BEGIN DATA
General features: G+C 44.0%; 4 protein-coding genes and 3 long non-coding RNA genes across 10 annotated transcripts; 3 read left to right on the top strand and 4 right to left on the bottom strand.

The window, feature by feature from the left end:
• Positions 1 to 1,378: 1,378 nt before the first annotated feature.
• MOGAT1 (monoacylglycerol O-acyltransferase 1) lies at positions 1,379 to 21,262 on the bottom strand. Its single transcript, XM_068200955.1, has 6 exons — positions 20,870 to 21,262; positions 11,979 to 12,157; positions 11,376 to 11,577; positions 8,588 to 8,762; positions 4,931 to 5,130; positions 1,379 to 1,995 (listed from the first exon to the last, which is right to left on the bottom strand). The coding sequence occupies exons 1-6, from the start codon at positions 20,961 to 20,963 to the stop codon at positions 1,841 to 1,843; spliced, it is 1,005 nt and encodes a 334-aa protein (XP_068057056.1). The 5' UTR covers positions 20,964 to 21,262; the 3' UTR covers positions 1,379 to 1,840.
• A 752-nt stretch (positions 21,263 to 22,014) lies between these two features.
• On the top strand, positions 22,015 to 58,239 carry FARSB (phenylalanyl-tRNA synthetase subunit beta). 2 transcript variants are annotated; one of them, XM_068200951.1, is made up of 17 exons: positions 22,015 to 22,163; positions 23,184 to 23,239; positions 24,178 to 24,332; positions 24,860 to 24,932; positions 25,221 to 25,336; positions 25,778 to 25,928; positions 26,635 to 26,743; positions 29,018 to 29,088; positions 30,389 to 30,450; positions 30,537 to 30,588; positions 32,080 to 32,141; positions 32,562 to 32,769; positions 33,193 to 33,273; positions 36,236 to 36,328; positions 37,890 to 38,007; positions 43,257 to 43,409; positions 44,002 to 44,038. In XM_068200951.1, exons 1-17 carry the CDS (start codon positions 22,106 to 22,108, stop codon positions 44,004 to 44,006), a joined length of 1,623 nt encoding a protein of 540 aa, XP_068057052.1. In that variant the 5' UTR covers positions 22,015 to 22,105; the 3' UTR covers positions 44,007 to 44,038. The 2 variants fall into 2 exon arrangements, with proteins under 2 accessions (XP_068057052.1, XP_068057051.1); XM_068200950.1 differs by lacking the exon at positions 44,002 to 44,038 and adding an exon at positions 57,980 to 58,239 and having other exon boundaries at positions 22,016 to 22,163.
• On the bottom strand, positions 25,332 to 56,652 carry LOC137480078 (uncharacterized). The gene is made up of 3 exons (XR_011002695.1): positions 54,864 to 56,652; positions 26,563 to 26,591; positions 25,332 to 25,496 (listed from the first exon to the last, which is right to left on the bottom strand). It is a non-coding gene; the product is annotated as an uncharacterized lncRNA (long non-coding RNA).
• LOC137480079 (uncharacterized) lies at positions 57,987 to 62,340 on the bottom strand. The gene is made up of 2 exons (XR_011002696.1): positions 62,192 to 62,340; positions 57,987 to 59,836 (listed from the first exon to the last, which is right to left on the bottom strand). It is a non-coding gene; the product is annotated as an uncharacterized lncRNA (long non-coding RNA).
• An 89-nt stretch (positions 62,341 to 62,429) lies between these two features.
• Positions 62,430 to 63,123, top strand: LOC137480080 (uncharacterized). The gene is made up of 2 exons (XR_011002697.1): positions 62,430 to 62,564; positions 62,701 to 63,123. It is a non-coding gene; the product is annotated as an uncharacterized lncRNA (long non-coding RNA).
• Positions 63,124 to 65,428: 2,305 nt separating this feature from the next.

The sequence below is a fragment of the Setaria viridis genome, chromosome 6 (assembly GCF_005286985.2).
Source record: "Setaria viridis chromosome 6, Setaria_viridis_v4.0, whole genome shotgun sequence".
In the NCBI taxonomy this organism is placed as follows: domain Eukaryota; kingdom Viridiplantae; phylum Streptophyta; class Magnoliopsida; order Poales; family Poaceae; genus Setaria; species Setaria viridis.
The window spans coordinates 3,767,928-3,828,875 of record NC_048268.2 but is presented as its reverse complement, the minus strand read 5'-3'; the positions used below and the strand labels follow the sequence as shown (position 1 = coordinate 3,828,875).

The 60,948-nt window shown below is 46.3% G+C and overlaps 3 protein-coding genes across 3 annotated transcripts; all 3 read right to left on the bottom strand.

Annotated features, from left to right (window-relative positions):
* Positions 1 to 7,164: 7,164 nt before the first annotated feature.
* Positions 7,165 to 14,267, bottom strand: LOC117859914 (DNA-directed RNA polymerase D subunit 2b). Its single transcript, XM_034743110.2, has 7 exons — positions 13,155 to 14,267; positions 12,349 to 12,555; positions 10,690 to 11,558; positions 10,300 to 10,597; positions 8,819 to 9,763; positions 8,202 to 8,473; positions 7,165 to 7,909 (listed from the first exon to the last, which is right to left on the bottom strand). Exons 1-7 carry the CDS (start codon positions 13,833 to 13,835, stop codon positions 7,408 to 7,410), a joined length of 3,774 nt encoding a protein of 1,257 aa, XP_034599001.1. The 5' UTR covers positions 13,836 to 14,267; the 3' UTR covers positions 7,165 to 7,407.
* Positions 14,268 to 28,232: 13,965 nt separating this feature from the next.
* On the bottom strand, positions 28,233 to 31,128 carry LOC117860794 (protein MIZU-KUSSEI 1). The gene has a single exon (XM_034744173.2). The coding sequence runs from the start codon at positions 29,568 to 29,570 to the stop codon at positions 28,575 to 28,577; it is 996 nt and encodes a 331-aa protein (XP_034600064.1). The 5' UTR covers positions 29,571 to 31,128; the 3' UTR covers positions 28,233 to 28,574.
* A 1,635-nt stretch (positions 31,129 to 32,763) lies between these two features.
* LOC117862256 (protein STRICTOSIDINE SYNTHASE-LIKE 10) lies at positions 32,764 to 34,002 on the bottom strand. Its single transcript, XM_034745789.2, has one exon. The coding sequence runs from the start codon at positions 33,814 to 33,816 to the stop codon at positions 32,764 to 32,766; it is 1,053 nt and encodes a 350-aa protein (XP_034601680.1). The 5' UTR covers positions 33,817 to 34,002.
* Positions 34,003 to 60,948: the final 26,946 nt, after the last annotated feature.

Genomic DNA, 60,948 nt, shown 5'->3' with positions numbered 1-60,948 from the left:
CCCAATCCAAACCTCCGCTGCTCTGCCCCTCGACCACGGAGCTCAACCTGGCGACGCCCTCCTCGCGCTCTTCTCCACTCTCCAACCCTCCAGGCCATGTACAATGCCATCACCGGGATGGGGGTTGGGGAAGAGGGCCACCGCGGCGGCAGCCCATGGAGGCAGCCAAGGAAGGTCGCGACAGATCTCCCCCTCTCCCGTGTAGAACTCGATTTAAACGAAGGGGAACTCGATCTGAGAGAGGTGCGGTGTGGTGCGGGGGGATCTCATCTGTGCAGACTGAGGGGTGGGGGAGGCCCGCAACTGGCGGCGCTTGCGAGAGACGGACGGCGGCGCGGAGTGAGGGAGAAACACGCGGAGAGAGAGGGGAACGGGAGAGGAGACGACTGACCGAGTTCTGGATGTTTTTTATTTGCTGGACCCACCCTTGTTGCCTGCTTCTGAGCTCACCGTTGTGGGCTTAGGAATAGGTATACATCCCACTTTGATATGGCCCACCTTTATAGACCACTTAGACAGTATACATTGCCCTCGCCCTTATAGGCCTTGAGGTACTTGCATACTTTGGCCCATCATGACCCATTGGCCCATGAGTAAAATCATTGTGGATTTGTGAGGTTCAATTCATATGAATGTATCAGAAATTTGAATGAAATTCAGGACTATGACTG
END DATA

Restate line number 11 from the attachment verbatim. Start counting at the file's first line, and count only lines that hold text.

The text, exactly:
• Positions 63,124 to 65,428: 2,305 nt separating this feature from the next.